American Dream, American Nightmare

The “American Dream” may be difficult to define, but it rests on well-recognized and shared assumptions: that everyone is created equal (per the Declaration of Independence), that freedom allows for personal choice, that opportunity should be available to all, that hard work and playing fair will result in good outcomes, and that our children’s lives will be better than our own. Political campaigns are often built around a pledge to support the American Dream. Threats to it are never taken lightly. our-kids

Robert D. Putnam, a famous Harvard professor of public policy who made the leap to public intellectual, was well aware of this when he chose the title of his latest book: Our Kids: The American Dream in Crisis. This is no narrow academic study. Grounded in a rich array of quantitative and qualitative data, it is a carefully crafted account of inequality of wealth and inequality of opportunity. The book uses numbers, graphs, charts and a compendium of stories to explain how the communities, opportunities, and promise of Putman’s youth are no longer possible for most Americans. Putnam emphasizes that in his childhood, the community cared about all children. Today, he claims, we only seem to care about our own.

His co-researcher, Jennifer M. Silva, is a scholar and author herself. She spent years interviewing subjects for this book, capturing their voices and their thoughts. Our Kids analyzes two Americas and a portends a crisis. Putnam believes inequality will shatter the American Dream unless we make significant changes to bring the less fortunate closer to those that have more. His mission is to make readers aware of how the “other half” lives and to think through the consequences of inequality on the generations to come.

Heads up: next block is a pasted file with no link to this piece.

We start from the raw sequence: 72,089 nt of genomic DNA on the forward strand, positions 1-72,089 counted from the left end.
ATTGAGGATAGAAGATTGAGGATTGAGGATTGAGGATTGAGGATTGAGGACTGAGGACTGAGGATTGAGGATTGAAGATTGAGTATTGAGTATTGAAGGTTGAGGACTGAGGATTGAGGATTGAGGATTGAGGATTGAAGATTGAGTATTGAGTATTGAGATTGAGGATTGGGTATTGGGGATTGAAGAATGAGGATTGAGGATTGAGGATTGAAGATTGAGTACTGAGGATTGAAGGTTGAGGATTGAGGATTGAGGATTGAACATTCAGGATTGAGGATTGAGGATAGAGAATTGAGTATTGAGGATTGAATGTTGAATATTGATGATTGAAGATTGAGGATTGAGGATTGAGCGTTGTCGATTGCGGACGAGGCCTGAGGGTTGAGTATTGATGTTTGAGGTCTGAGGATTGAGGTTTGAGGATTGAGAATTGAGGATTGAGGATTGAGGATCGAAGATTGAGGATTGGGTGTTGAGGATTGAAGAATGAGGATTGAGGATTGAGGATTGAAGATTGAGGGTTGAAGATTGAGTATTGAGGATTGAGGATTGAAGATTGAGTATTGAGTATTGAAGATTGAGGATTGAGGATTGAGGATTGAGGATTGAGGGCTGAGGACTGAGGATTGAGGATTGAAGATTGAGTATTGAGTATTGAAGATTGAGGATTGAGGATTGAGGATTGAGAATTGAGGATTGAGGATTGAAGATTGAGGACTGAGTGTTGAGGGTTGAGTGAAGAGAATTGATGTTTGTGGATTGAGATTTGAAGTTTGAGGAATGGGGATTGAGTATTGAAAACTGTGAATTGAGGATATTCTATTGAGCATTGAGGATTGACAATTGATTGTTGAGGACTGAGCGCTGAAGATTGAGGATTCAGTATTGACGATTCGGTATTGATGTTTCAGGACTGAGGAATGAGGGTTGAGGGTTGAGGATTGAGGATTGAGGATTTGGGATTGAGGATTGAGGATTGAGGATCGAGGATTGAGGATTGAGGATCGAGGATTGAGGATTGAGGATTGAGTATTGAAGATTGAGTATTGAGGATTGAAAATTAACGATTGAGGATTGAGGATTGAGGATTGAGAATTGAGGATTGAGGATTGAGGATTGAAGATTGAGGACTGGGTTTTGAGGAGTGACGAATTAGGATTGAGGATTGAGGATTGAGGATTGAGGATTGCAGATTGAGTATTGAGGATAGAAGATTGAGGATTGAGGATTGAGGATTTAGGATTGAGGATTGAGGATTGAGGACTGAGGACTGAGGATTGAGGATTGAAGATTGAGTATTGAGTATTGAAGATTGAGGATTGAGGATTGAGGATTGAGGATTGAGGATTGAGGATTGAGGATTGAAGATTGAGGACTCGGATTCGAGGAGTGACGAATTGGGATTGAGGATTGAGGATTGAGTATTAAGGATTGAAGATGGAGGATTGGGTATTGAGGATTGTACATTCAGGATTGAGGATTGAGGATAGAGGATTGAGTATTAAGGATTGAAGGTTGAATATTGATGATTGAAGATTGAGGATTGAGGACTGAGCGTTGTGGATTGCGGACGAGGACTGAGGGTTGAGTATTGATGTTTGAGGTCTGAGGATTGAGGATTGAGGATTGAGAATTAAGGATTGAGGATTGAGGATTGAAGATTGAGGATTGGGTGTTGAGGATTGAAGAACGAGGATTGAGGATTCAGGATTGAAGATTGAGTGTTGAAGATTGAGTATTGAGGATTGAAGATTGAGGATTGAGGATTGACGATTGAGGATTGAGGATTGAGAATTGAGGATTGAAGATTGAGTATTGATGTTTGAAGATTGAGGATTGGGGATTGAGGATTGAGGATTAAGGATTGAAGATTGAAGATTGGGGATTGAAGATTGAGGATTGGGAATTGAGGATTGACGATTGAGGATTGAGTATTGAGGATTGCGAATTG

Many scholars already write about American inequality. In one sense, much of the book covers well-trod ground. Putnam, though, brings special talents to the task. He communicates exceptionally well, has the resources to amass a mountain of research, and argues from a position of great authority. He is especially effective using case studies to illustrate the distinctions between those that have and those that do not.

For example, he contrasts the lives two young African-American men living in the greater Atlanta area. Elijah’s family is broken and inconsistent in its attention and care. He has a temper, a record, and a poor school history. His life is curtailed by the responsibility of tending for his baby step brothers. His anger is a constant threat. He makes money at a grocery store and his future is not in the least promising. On the other hand, Desmond’s parents are wealthier and his family is stable. He is supported, challenged, and grows up with piano lessons, church and soccer. Desmond loves his parents and after graduating from college, has a position at the Center for Disease Control. His future is very promising. Putnam emphasizes the many degrees of differences in opportunity, mobility, support, and social capital between the two. The deck was stacked against Elijah and there are terribly few interventions or societal structures to help. This was not the case fifty years ago, Putnam stresses.